But there is danger going forward. The de-dollarization taking place between China and Russia is also spreading elsewhere as China in particular cuts more deals with countries to conduct trade in national currencies rather than the US$. The huge government debt of the Euro countries , Japan and the US is also a major problem going forward. Right now it would appear that the Euro zone is the most vulnerable to debt default even though the Debt/GDP for Japan is much larger. If there is to be another major debt crisis, and I continue to believe that it is a matter of when not if, the debt defaults might start in the Euro countries before moving to Japan and then finally the US.
Country debt defaults are not uncommon. Prior to 1800, even Great Britain and the US defaulted. For Britain, the last default was in 1472. As to the US, it defaulted on debt following the American Revolution in 1790. Arguably, the US also defaulted in 1933 when it reneged on gold-based obligations and raised the price of gold from $20.61 to $35. It was a in reality a debt default by revaluing its currency down sharply in relation to the price of gold. A similar argument could be made when former President Nixon took the world off the gold standard in August 1971. Over the next decade the US$ repeatedly fell in value against other major currencies.
Russia on the other hand has defaulted five times since 1800. The last default was in 1998. China has defaulted twice since 1800. Both times were in the last 100 years. Some have cited Russia’s huge external debt primarily owned by European and US banks as another reason as to why sanctions against Russia are very difficult. The Russian debt default in 1998 caused a panic but it was contained. Today a Russian debt default would make the Lehman Brothers default of 2008 look like a “walk in the park”.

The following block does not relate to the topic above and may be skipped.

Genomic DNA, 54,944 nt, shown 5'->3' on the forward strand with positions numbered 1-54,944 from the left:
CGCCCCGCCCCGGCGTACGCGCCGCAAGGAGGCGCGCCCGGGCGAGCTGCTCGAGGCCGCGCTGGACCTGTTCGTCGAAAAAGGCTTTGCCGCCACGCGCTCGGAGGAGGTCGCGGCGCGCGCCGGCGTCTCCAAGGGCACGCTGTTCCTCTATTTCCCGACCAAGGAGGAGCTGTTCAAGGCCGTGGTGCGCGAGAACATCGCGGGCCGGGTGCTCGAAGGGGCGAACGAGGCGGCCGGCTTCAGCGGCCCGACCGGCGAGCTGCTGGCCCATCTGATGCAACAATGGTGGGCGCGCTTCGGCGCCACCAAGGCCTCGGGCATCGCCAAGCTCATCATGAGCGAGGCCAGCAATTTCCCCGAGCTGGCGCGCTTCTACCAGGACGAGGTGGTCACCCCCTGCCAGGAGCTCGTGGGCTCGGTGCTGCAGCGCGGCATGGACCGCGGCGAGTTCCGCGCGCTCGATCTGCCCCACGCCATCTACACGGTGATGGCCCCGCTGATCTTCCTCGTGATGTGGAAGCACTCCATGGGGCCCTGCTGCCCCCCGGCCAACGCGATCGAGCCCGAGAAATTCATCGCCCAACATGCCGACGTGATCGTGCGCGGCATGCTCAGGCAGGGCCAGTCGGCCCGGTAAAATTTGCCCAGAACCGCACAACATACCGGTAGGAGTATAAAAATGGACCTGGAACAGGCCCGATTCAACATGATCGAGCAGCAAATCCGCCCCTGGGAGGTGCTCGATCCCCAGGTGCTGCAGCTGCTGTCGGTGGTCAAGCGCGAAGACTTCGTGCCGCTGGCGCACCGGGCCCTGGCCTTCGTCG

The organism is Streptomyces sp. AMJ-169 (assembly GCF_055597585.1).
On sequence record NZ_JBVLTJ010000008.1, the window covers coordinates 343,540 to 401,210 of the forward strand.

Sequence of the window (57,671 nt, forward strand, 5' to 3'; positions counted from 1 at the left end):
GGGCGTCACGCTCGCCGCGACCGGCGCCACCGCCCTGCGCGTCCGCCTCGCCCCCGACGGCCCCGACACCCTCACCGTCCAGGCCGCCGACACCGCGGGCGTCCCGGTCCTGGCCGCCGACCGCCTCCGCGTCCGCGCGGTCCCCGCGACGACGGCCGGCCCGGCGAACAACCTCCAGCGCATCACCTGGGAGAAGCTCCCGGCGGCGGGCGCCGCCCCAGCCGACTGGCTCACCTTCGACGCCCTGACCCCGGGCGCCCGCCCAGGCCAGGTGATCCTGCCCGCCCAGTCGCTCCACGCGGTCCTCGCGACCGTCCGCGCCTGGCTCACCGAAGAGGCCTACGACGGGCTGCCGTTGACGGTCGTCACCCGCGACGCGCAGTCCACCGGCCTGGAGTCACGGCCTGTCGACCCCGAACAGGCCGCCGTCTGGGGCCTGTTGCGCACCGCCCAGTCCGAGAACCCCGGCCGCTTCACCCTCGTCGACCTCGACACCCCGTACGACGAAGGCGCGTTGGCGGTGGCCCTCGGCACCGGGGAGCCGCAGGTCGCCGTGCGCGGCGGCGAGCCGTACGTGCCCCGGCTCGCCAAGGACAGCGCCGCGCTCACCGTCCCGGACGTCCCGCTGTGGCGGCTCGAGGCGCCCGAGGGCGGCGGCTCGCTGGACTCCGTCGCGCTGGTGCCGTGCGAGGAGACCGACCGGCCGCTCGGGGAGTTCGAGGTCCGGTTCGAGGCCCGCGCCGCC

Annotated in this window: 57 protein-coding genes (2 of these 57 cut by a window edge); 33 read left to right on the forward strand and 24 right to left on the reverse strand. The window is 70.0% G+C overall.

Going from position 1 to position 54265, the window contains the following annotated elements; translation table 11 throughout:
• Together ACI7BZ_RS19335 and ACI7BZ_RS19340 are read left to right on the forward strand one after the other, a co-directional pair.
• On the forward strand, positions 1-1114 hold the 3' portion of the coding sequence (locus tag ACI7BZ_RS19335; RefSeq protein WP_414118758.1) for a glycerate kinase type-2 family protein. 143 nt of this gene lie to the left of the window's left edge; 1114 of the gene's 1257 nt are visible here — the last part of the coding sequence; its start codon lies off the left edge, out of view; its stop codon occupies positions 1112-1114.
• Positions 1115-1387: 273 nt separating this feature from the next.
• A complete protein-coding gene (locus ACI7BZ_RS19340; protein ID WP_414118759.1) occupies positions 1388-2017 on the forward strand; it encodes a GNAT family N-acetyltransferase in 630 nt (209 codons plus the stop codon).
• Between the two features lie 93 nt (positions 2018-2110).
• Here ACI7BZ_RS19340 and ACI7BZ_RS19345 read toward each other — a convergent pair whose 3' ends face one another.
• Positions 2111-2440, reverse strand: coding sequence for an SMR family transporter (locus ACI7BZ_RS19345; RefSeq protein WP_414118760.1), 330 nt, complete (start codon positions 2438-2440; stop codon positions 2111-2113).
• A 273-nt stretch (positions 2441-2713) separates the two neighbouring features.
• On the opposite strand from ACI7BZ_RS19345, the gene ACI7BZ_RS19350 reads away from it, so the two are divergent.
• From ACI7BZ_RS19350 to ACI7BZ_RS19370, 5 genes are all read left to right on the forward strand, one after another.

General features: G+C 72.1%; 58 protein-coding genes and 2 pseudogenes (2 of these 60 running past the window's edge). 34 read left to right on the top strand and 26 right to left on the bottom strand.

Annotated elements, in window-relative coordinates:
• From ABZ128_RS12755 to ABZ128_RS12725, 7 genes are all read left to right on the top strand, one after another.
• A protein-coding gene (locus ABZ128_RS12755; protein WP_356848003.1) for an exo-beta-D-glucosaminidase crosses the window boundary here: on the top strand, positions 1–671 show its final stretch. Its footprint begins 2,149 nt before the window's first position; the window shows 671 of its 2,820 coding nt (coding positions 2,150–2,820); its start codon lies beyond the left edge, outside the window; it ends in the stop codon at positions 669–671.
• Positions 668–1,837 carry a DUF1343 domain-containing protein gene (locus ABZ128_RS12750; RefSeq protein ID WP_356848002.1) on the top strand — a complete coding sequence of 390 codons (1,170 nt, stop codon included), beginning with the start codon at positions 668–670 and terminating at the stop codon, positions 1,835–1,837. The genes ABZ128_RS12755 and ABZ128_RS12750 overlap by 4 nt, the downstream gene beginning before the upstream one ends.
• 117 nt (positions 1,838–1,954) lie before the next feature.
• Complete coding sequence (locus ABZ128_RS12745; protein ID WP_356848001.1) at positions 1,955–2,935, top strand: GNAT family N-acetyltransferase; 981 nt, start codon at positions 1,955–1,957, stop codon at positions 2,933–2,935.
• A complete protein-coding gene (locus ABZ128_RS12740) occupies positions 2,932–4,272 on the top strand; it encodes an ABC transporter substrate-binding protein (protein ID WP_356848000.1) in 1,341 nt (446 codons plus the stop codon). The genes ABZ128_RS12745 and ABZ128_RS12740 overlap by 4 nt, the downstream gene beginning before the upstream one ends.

The US$ Index is trading down at levels that were seen in the late 1970’s. The US$ Index appears on the monthly chart to be tracing out a either a five point reversal pattern or a descending triangle. It is difficult to say which at this stage. The US$ Index could fall to the bottom of the channel currently near 74. If it is a five point reversal pattern forming then US$ Index could then rally and rebound up through the top of the channel near 83. Above that, a major rally could get underway projecting up to objectives near 102.
On the other hand, if this is a descending triangle forming then a break down under 74 could see the US$ Index fall to potential objectives down near 55.There are US$ bulls and US$ bears each touting their own interpretation of the status of the US$ Index.
One thing that appears certain is the de-dollarization should continue to grow given the current direction and the Yuan should continue to grow in importance and one day might achieve reserve currency status. But an immediate collapse in the US$? Most likely not going to happen. Even a fall to 74 and the bottom of the channel would be positive for gold that generally moves opposite to the US$. If one looks back at what happened to the US$ Index from 1987 to 1995 they might note a seven-point reversal pattern. A fall this time to 74 or even down to the long term major down trend line currently near 70 could complete a possible comparable seven point reversal pattern that started with the US$ Index low in 2008.
If there is a concern about the US$ it is its loss of purchasing over the past century. I have shown this chart in the past but it is worth showing again just to bring home the reality of how much the US$ has really fallen in terms of purchasing power. For over 100 years from the beginning of the US the US$ held its purchasing power. What that means what one could buy for $1 in 1800 you could still buy roughly the same basket of goods for a $1 in 1900. No longer. The US$ has lost 97% of its purchasing power primarily since the creation of the Federal Reserve back in 1913.
That is not a pretty picture. The real demise of the US$ has taken place with its loss of purchasing power.